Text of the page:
Constructions of childhood can affect intervention Improving Childrens Lives In this assignment I will endeavour to compare three major approaches of intervention in childrens lives and the way in which adults constructions of childhood can affect intervention. I will initially describe the three major approaches to intervention and examine the different beliefs that were instrumental in the development of these approaches. I will also discuss the benefits and drawbacks of each of these three approaches in regards to intervention. To conclude, I will discuss my opinion regarding the question; is a rights based approach, especially one which promotes child participation, the best way of improving childrens lives? Why do adults feel the need to intervene in childrens lives? Childhood is a status which is recognised world-wide and by many, if not all, of the worlds religions. These religions have through-out history called for adults to protect children from harm, for example ‘Christianity, Islamic teaching and Buddhism (The Open University, Ch5, Pg.188) There are three major reasons why adults feel it is in the childs best interest for adults to intervene in childrens lives and these reasons have transpired through the different ways adults have constructed childhood. Some adults view childhood as a vulnerable period during which children need protecting, others view childhood as an investment, that by investing in childrens lives adults are in fact investing in future society as a whole, and some view children as citizens who have rights and a claim on resources. Some of the earliest interventions in childrens lives stemmed from the construction of children as vulnerable and in need of adult rescue. The romantic discourse, a belief that children are innocent, vulnerable, powerless and in need of adult protection was instrumental in the implementation of early childrens charities such as Barnardos (founded in 1866) and Save the Children (founded in 1919.) These charities portrayed children as ‘poor victims of circumstance in need of rescue. (The Open University, Ch5, Pg.195) There humanitarian response was concerned with their lack of basic necessities such as food and shelter; they were much less interested in wider political issues of poverty. Although this type of intervention does work in the short-term, for example, hungry children are fed and homeless children are given shelter, unfortunately it does not actually deal with the real issues, the underlying cause of poverty and suffering. The Open University states that by ‘conc eptualising the child as a victim in need of rescue can decontexualize the social, economic, and political circumstances of child-suffering and does nothing to bring about greater social equality or to tackle the root cause of poverty.(The Open University, Ch5, Pg.205)Therefore a new approach to childhood intervention was required. During the 1960s and 70s there was a move away from constructing children as passive victims, to a new approach which constructed children as an investment for the future society or human capital. It was now believed that by providing children with the ‘right resources during the early years would enable children to become productive citizens in the future. (The Open University, Ch5, Pg.206) Head Start, one of the first early childhood development projects was implemented in 1965 in the US as part of President Lyndon Johnsons ‘war on poverty. The Head Start programmes aim was to ‘give poorer children an educational boost in the early years, so that they would be able to compete with middle class children when they arrivedatschool.'(The Open University, Ch5, Pg.209) To this day many early years intervention programmes are fundamentally about providing all children with the chance to enter society with a fair chance to succeed. There is no doubt that investing in the early years benefits many children by providing children with stronger foundations in the areas of health and education, but it does have limitations. Unfortunately this type of intervention does not benefit all children, for example, the programmes only target children below the age of five, funding is controlled by governments and is only allocated to areas considered in need. Therefore assistance is not available for all children. Recently there has been a move towards a rights based approach, constructing children as valuable contributors to society, citizens with rights. A rights based approach is one which recognizes all children regardless of age as right bearing citizens. The first specific childrens rights document was the 1994 Geneva Declaration which was followed by the 1994 Declaration of Human Rights and, the 1959 United Nations Declaration of the Rights of the Child. These documents constructed children as weak and dependent on adults and they did not have the power to actually protect children, although they were instrumental in bringing to the attention of the world childrens needs and their value to society. In 1989 an international human rights treaty called the United Nations Convention on the Rights of the Child (UNCRC) was introduced. This treaty applies to all children and young people aged 17 and under and was the first to take a childrens rights based approach. The UNCRC is separated into 54 ‘articles which provides children and young people with a set of comprehensive rights. These ‘articles give children social, economic, cultural and political rights; while others set out how governments must implement the UNCRC. The UNCRC states in article 12 that, ‘all children and young people must be listened to, and have their opinions taken seriously in all decision-making that affects them. (Article 12, UNCRC) This leads us to participation. Participation is a way through which children are recognised in an adult society as right-bearing citizans. Gerison Lansdown defined participation as ‘children taking part in and influencing process, decisions, and activities that affect them, in order to achieve greater respect for their rights. (The Open University, Reading, Pg.273) In brief, participation is about adults really listening to children and young adults and taking their views into account when dealing with issues that effect them. The UNCRC does not clearly express that children have a right to participate, although when read together with other ‘articles there is a strong indication towards participation. For example, Article 12 grants every person aged 17 and under the right to express their views, and to have these views given due weight in all matters affecting them. Article 17 gives children and young people the right to receive, seek and give information. Article 13 gives every child the right to freedom of expression, using words, writing, art and any other media so long as they respect the rights of others. Article 23 gives disabled children and young people the right to active participation in their community. And Article 2 requires all the rights in the Convention on the Rights of the Child to be implemented for every child, without discrimination. (UNCRC, http.unicef.org/crc/cc.htm, accessed 3/9/05) For participation to work, children and young adults in many cases have to work together with adults and organisations. Children and young people need access to services that will provide them with information and support enabling them to become knowledgable and confident of their rights. In many countries adults provide support in the form of childrens rights commissioners. Gerison Lansdown stated in Audio 8, Band 5 that it is ‘very important that we establish childrens rights commissioners. Children as a constituency have no vote, very limited access to the courts, very limited access to the media, and therefore theyre not able to exercise the kind of democratic rights that adults are able to exercise.'(The Open University, Audio 8 Band 5, 3:43) Norway was the first country to introduce this system in 1981 and since then other countries have followed in their footsteps. UNICEF states that the childrens rights commisioners role is to ‘seek greater justice for the childre n both by improving access to existing rights and by promoting the recognition of human rights not yet embodied in legislation, culture or day-to-day practice in childrens lives. (The Open University, Ch5, Pg.215). By encouraging participation adults do not surrender all decision-making power to children, instead they encourage children to take more responsibility in decision making. Although in many situations, adults still make the final decision based on the ‘best interests of the child or young adult, but this decision should be informed by the views of the child or young adult. The UNCRC states that children should be ‘given more responsibility according to their ‘evolving capacities (UNCRC, Article 5) meaning that as children develop adults should give them more and more responsibility regarding decisions that affect them. The role of a childrens rights commissioner is a difficult one, as they have to balance childrens rights to participation, with childrens rights of being protected. Peter Clarke, a childrens rights commissioner, discussed this issue of protection v participation and his way of dealing with these situations in Audio 8 band 5 ‘There may be situatio ns where my view of whats in the best interests of children and young people is different from that being expressed by the young people themselves who I consult with about things. (The Open University, Audio 8, Band 5, 17:54) Clarke believes that his role as a childrens rights commissioner is to go ahead and make the childrens and young peoples opinion public even if his opinion is different but then to also make public his own adult perspective on the subject alongside the childrens. As with any political regime the issue of childrens rights to participation are part of a constant ongoing debate. There are many benefits regarding the use of participation; It is believed that the values of democracy, such as respect for the rights and dignity of all people, for their diversity and their right to participate, are best learned in childhood and that by encouraging children and young adults to view their opinions and beliefs allows them to learn constructive ways of influencing the world around them, preparing them for their stake in the future. The use of participation may also help children protect themselves, children who are repressed or discouraged from expressing their views may become more at risk or vulnerable and accept situations which abuse their rights, where as children who are encouraged to discuss and express themselves may become more capable or empowered to challenge any situations which abuse their rights. In this way participation can be seen to be actively protecting children and young adults. Gerison Lansdown states in the Open University that involvement in p articipation helps to promote the well-being and development of children and young adults. She describes this as the virtuous circle effect; ‘The more opportunities for meaningful participation, the more experience and competent the child becomes which in turn enables more effective participation which then promotes improved development (The Open University, Ch 6, Pg.277) Participation also has many drawbacks; it may be difficult for adults to take childrens rights seriously due to the fact that children have been under-represented in social theory and policy for many years, many cultures did not place value on what children had to say. It may also be the case that childrens do not have equal access to participation rights and there may be a bias towards more privileged children having access to these resources, and the children who really need their rights to be heard are unable to gain access to these resources to improve their lives. Adults may also be reluctant to relinquish power to the children and young adults because they still assume they know what is best for children. They may feel that by encouraging participation rights they could produce children and young adults who lack respect towards parents and other adults and figures of authority. Some people may believe that particiption takes away a childs ‘childhood this view may stem fro m the idealistic construction of childhood as a time of innocence or a care-free period (the romantic discourse) where they believe that children should not be bothered with important decision-making and responsiblity. We can see that there are many benefits and also drawbacks regarding a rights based approach and the use of participation. It is my opinion that the benefits far out-weigh the drawbacks. I believe that a reason why participation may be difficult to implement is due to the fact that many adults of this era were not afforded the benefits of participation themselves. I believe that the new generation of adults, the ones who have received the benefits of participation during their own childhoods will, due to first hand experience, have a greater understanding regarding the importance of participation and be far more willing to empower children with the right to participate. In conclusion, we can see that throughout history there has been numerous ideological discourses surrounding children and early childhood. For example, in the Victorian era, where children were perceived as, ‘to be seen and not heard, this discourse and others which I have discussed above, demonstrate how societys constructions of childhood can, has and will continue to influence laws and legislation regarding the ways in which adults intervene into childrens lives. So, do I believe that a rights-based approach, especially one which promotes child participation, is the best way of improving childrens lives? After considering the deficits and benefits of the three main approaches to childhood intervention and after exploring the theoretical ideas and practical application in the promotion of democracy and empowerment in the lives of young children, I have come to the conclusion that I agree that rights based approach is the best way of improving childrens lives. It is my opinion that empowering children with a voice to express their opinions will help contribute to the development of a healthy democratic society. I believe that democracy empowers children to protect themselves against abuses of their rights, and that failure to consult children and young adults on how they feel about something that directly involves them, fails to promote social equality.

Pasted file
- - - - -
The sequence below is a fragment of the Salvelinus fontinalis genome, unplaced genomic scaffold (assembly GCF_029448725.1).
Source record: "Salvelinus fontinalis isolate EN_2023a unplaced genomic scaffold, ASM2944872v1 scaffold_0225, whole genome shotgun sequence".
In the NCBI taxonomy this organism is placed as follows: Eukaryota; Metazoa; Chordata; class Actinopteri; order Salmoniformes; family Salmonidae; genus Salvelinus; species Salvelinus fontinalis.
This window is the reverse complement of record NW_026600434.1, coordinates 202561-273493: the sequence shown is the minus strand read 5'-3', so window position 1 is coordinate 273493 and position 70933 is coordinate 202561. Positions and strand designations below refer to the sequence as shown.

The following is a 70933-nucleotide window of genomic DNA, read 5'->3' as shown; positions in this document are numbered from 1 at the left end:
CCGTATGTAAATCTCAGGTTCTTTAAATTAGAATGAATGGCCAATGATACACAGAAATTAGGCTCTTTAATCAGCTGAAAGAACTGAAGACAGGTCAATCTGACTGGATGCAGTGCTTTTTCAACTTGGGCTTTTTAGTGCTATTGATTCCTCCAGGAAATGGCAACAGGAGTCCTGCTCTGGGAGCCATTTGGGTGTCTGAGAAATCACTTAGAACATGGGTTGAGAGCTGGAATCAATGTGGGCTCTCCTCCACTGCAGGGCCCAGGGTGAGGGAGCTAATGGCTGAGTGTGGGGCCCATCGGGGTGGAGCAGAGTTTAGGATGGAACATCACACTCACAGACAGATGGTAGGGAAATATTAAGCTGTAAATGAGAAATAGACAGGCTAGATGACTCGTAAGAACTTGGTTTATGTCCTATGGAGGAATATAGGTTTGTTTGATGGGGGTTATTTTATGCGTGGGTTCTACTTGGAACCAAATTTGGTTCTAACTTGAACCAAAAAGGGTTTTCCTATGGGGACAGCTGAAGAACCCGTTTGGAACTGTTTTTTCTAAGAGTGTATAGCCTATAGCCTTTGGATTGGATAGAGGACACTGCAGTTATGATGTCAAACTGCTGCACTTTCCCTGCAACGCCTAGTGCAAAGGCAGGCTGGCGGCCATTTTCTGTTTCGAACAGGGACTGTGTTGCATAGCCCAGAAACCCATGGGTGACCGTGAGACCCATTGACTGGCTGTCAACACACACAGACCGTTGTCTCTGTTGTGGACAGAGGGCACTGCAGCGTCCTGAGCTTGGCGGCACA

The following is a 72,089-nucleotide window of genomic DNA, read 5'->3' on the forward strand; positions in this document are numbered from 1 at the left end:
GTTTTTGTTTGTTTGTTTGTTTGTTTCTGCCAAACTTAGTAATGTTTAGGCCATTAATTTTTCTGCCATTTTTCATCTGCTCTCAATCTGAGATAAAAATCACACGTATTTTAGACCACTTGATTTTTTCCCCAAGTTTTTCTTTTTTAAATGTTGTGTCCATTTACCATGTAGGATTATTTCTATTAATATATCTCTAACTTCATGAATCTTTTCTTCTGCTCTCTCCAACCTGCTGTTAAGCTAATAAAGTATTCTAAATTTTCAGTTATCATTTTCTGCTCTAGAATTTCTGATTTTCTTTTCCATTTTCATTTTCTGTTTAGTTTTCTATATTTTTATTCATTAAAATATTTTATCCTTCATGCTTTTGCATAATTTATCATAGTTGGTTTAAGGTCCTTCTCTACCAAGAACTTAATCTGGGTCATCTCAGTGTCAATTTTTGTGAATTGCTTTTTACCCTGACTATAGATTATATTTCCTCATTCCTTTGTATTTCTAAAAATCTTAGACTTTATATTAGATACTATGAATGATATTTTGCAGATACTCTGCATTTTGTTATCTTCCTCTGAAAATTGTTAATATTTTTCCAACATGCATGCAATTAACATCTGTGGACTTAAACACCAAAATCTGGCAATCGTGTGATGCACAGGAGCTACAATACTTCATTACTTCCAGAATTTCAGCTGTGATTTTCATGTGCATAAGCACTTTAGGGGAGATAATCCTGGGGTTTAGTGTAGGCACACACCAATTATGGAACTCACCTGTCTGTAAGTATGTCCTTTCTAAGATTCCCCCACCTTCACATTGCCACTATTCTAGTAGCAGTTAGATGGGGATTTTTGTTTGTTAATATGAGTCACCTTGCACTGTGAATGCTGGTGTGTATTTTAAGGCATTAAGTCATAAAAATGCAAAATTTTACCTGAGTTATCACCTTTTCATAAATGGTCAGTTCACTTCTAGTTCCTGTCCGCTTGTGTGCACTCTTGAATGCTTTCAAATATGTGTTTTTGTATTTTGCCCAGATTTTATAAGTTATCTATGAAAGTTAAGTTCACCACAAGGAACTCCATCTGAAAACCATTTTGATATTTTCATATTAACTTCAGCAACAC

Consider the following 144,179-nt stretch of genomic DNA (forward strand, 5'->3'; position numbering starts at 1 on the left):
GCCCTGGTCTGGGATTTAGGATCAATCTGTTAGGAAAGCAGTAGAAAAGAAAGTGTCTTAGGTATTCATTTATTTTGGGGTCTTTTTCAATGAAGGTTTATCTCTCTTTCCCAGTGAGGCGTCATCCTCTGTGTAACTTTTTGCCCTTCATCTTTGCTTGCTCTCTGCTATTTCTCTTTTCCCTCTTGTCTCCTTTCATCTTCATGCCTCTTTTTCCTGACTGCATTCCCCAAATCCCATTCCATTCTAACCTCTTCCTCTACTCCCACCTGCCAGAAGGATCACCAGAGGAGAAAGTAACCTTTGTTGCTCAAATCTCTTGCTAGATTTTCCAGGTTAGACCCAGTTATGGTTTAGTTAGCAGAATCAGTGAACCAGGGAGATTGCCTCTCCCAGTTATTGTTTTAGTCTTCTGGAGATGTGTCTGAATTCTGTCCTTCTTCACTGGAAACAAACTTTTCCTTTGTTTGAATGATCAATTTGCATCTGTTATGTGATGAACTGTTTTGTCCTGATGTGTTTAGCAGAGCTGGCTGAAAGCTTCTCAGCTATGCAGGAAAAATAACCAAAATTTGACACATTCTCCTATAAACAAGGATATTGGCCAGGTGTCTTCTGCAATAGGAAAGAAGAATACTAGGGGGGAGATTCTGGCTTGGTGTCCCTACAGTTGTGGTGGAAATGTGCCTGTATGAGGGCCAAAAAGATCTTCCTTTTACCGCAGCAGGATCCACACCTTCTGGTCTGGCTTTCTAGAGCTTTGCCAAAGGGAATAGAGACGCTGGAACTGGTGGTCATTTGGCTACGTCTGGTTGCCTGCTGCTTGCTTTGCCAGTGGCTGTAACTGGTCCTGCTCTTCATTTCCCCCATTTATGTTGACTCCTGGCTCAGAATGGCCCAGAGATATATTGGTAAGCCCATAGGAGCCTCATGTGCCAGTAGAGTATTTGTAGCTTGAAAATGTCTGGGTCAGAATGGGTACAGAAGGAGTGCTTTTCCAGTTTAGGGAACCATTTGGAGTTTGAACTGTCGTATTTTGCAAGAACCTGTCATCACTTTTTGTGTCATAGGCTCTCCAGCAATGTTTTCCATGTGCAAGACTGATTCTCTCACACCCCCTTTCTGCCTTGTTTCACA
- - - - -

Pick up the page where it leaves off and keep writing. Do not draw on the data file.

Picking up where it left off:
Saturday, January 18, 2020